It is not only that a quick search shows her site doing even more blatantly and systematically what she accuses us of doing—taking a free-ride on other people’s content. There’s something else I turned up:
When Waxman was a reporter at the New York Times
, she wrote an over-the-top laudatory article
about how Starbucks’ CEO Howard Schultz was making aggressive investments in the entertainment business. Waxman and the Wrap, in surely the appearance of trading the Times’
positive coverage for personal gain, became one of Schultz’s investments.
Building businesses is hard. One might be inclined to take every advantage. Curiously, Waxman’s real issues with Newser are small ones: She wants, she says
, an in-story link on several old summaries of Wrap stories where the in-story link (separate from two other links) was omitted; and she wants the word “Wrap” to be hot-linked on our source page. This could have been accomplished with a friendly email.
Except this isn’t what Waxman wants. What she wants is attention. To get that, she has had to maintain that we diabolically don’t link at all and that we nefariously steal her stories.
Fact No. 1: Every Newser story contains two automated links to the source, as part of the dateline on our homepage pop-up windows (e.g. SOURCE: Associated Press), and under a red box that says SOURCES right next to the story.
Along with that, we cite the source and link to it in the text of nearly every story.
Fact No. 2: Our business is not news gathering, it is news curation and summarization. We do what Jim Romensko does at Poynter
, or what is done at Arts & Letters Daily
, or Daily Beast
, or Slate,
or on virtually every daily television news show, or what Cliff Notes does. Simply: We believe that summarizing adds value. And we believe it is ethical: We don’t take words; we don’t take expression; we don’t take photos or video; what we do is reduce to the facts and then add our own headlines, and licensed photos and videos to improve the ability to immediately understand a story.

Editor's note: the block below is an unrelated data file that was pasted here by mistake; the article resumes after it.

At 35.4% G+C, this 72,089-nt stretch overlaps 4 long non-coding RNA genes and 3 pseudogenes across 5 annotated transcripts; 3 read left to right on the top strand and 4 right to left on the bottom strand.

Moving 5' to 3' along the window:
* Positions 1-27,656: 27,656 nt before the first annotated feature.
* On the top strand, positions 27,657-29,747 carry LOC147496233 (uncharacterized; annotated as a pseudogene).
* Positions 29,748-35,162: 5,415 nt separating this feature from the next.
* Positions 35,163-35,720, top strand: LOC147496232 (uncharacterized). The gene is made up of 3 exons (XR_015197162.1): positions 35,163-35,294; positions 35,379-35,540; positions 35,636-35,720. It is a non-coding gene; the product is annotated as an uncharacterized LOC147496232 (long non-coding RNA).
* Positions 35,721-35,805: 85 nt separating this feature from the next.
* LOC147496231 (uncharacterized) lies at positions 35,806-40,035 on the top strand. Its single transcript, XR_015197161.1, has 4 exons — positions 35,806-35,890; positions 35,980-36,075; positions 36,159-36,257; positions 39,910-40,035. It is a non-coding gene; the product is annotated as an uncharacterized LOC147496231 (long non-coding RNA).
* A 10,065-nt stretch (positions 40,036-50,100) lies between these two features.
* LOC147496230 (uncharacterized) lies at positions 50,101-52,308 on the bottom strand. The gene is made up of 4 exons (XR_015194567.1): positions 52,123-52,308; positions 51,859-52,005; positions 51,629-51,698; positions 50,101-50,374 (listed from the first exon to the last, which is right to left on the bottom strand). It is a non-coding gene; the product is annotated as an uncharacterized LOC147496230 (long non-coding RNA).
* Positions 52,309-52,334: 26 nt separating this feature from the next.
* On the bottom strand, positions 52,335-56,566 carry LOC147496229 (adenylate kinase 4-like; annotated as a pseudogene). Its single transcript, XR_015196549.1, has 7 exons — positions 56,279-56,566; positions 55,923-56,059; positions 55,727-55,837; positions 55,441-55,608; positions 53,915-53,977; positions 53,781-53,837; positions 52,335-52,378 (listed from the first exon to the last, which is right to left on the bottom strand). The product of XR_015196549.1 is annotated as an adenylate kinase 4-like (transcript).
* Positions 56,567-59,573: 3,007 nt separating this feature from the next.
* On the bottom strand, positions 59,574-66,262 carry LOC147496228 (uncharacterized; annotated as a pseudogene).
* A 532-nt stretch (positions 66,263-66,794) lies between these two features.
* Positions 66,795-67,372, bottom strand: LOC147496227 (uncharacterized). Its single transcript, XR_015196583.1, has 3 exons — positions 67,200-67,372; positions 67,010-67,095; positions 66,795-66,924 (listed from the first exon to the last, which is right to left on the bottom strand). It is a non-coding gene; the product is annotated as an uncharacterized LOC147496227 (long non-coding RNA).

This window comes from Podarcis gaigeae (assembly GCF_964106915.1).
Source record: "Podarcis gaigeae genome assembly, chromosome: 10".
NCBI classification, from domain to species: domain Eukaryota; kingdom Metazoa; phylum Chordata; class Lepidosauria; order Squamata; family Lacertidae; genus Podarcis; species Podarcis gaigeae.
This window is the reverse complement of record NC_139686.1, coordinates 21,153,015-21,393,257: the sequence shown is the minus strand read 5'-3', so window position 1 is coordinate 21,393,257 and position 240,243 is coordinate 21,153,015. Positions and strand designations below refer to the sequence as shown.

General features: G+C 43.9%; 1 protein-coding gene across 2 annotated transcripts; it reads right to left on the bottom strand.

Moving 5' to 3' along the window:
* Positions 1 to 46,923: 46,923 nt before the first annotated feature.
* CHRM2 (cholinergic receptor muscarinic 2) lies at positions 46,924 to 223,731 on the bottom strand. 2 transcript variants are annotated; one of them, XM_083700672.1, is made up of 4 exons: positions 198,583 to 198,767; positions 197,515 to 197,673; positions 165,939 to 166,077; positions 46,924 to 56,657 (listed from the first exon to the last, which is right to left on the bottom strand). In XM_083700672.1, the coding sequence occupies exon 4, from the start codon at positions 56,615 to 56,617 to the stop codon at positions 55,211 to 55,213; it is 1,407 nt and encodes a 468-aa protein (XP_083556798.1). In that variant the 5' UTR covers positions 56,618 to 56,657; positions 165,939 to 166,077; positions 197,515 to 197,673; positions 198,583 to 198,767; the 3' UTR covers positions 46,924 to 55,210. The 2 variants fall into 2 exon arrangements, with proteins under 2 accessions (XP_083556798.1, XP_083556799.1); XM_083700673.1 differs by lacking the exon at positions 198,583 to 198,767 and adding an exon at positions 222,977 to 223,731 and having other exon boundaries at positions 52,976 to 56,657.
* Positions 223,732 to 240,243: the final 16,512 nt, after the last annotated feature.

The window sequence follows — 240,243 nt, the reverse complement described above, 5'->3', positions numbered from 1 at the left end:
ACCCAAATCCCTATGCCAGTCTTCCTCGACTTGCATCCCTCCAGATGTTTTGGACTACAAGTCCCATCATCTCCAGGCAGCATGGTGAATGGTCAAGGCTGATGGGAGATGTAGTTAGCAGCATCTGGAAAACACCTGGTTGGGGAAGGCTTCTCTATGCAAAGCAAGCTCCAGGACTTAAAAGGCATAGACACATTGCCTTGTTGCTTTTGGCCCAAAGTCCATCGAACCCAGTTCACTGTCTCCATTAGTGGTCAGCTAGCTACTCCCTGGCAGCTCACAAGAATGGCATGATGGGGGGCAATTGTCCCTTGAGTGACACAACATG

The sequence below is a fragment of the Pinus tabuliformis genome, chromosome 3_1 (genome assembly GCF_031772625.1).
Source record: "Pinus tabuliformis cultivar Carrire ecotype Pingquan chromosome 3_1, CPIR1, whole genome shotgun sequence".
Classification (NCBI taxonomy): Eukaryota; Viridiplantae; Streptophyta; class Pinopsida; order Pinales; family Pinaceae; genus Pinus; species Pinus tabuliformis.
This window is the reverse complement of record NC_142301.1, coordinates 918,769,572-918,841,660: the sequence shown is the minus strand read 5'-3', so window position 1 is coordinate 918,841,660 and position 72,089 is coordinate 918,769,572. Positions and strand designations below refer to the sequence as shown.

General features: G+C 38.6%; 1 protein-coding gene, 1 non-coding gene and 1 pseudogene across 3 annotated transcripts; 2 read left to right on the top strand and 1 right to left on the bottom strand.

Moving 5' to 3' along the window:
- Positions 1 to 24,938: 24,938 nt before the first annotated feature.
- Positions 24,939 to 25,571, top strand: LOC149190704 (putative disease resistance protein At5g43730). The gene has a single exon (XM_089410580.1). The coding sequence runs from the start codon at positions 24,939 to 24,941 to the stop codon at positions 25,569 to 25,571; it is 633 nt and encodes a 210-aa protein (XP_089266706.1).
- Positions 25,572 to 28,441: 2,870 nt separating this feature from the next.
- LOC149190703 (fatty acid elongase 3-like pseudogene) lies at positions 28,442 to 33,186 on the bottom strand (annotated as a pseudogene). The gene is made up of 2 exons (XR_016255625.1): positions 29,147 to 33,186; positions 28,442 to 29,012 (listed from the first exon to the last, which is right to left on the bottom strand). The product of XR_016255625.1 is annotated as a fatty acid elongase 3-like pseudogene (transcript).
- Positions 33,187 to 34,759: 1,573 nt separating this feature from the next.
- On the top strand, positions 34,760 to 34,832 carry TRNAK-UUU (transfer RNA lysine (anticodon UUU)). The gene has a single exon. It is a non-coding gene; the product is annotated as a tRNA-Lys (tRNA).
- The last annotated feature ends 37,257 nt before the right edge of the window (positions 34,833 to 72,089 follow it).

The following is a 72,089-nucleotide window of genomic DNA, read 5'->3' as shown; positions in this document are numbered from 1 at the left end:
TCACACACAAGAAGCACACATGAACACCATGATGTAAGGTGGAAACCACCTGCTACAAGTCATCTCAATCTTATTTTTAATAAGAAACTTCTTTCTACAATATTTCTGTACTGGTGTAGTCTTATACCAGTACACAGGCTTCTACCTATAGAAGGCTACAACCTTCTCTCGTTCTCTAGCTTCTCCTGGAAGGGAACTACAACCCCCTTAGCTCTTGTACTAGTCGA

Waxman, on the other hand, when she aggregates stories on the Wrap, takes exact words and headlines, with no more prominent links than ours, calling that more ethical. How weird is that?
In the cease and desist letter sent by her lawyers, Waxman relied on what’s called the hot news doctrine. (Waxman posted this letter, then, after I pointed out that she was, oddly, using a law firm in Cleveland, quickly blacked out our address and her lawyer’s area code. For the full letter with all information included see here
. And for Newser's response, see here
. This is a much-argued-over legal theory that says that certain breaking news facts—like sports results—can be protected from use by a direct competitor during the time in which those facts have not been widely distributed. Suffice it to say, the Wrap does not deal in such time-sensitive information. What’s more, the Wrap covers Hollywood, we cover general interest news. In any legal sense, we are not competitors.
The point is Waxman’s beef is trumped up. It is designed for huffing and puffing. It is self-promotion. In that it has succeeded: Waxman and I will be debating all this (if you can stand it) on Howard Kurtz's CNN show
at 11am on Sunday morning.
More of Newser founder Michael Wolff's articles and commentary can be found at VanityFair.com, where he writes a regular column. He can be emailed at email@example.com. You can also follow him on Twitter: @MichaelWolffNYC.
Sharon Waxman, who runs a website called the Wrap, which covers show business, continues to accuse Newser of various ethical sleights of hand with regard to the way we present the news and the way we occasionally cover the Wrap’s stories. Her claims are so exaggerated, and big lie-like, that, in my suspicion of anyone shouting about ethics in a crowded theater, it suddenly occurred to me to run a quick ethical search on her.